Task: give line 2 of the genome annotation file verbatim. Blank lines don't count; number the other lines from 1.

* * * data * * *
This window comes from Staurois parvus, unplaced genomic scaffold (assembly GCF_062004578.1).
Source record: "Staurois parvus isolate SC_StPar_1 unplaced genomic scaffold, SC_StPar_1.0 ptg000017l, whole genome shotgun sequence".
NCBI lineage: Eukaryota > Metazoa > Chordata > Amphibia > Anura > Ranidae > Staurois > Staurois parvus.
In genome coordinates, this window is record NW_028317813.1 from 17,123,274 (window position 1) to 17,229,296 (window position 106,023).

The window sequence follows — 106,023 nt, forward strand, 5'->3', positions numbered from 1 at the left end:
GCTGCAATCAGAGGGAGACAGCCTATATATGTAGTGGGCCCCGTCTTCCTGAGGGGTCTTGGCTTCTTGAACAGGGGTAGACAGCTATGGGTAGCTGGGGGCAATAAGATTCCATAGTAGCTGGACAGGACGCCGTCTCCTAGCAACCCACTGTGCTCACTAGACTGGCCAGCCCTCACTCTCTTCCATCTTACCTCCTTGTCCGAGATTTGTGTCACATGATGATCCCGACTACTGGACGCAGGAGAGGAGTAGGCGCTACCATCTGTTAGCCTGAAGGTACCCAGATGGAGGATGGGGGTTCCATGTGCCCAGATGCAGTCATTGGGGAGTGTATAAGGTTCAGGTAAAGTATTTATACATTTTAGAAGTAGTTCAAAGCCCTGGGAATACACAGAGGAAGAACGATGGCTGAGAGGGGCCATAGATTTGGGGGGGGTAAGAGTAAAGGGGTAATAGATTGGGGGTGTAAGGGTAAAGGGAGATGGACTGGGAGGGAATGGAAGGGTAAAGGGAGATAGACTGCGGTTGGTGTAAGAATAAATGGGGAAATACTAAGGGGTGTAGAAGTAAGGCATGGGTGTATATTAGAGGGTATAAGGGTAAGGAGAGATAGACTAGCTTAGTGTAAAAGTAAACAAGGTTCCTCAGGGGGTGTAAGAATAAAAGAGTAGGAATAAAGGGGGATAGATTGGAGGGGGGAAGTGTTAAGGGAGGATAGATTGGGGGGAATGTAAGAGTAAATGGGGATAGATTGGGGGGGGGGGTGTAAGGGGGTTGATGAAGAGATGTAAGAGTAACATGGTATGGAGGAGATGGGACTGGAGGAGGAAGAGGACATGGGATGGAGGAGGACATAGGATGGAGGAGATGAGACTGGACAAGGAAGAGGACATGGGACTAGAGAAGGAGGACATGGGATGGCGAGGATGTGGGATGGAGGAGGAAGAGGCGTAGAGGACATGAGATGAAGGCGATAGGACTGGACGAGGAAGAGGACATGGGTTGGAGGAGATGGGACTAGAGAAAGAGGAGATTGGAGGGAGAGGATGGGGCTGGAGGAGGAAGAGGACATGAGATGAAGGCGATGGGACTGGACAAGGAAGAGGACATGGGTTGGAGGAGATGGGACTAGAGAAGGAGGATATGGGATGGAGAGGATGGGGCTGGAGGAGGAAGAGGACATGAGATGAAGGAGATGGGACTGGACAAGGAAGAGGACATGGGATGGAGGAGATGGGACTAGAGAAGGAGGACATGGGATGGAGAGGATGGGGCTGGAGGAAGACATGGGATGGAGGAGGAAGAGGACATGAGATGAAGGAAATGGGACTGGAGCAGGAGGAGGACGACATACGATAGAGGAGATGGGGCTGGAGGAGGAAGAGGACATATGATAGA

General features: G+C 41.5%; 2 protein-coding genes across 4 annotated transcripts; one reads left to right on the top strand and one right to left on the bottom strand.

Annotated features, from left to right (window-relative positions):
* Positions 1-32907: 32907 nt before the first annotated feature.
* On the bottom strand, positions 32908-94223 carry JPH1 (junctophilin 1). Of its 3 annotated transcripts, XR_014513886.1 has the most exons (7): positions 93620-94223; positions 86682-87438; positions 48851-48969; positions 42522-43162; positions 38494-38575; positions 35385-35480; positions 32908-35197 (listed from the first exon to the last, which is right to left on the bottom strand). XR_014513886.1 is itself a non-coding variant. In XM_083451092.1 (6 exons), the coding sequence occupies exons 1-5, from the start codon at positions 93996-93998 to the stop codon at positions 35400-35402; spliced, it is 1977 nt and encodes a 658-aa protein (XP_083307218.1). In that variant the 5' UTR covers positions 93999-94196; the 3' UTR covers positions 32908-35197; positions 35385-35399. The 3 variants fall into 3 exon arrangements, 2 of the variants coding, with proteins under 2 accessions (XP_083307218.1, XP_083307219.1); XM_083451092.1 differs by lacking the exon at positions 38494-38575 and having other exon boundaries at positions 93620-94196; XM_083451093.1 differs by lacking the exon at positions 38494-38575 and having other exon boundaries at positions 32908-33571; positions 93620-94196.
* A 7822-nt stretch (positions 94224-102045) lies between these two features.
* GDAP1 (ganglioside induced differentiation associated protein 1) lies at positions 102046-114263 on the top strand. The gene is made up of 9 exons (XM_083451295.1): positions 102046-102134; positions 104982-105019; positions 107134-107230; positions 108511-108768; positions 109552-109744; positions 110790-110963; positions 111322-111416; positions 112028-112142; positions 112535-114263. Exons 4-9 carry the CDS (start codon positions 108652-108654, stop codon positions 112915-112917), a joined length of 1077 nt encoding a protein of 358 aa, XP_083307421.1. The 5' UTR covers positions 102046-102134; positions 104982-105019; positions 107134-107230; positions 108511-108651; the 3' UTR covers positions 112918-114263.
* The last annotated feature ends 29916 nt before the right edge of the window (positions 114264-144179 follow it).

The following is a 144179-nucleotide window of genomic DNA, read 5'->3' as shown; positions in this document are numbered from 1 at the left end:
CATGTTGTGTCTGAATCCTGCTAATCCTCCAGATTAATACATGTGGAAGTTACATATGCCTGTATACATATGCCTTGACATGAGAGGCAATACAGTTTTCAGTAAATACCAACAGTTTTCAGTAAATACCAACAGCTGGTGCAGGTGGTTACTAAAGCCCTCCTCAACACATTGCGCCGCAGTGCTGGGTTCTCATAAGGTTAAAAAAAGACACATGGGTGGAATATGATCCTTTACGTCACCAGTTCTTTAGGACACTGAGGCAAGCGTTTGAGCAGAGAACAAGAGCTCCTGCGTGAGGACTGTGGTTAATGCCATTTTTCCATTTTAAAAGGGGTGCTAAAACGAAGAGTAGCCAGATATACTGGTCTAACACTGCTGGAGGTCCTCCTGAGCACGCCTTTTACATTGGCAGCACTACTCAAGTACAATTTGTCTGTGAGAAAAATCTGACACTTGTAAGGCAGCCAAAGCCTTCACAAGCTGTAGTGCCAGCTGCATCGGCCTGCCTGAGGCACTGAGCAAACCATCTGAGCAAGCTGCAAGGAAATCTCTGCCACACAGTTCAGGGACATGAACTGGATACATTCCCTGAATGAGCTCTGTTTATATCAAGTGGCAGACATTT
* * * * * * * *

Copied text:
Source record: "Staurois parvus isolate SC_StPar_1 unplaced genomic scaffold, SC_StPar_1.0 ptg000017l, whole genome shotgun sequence".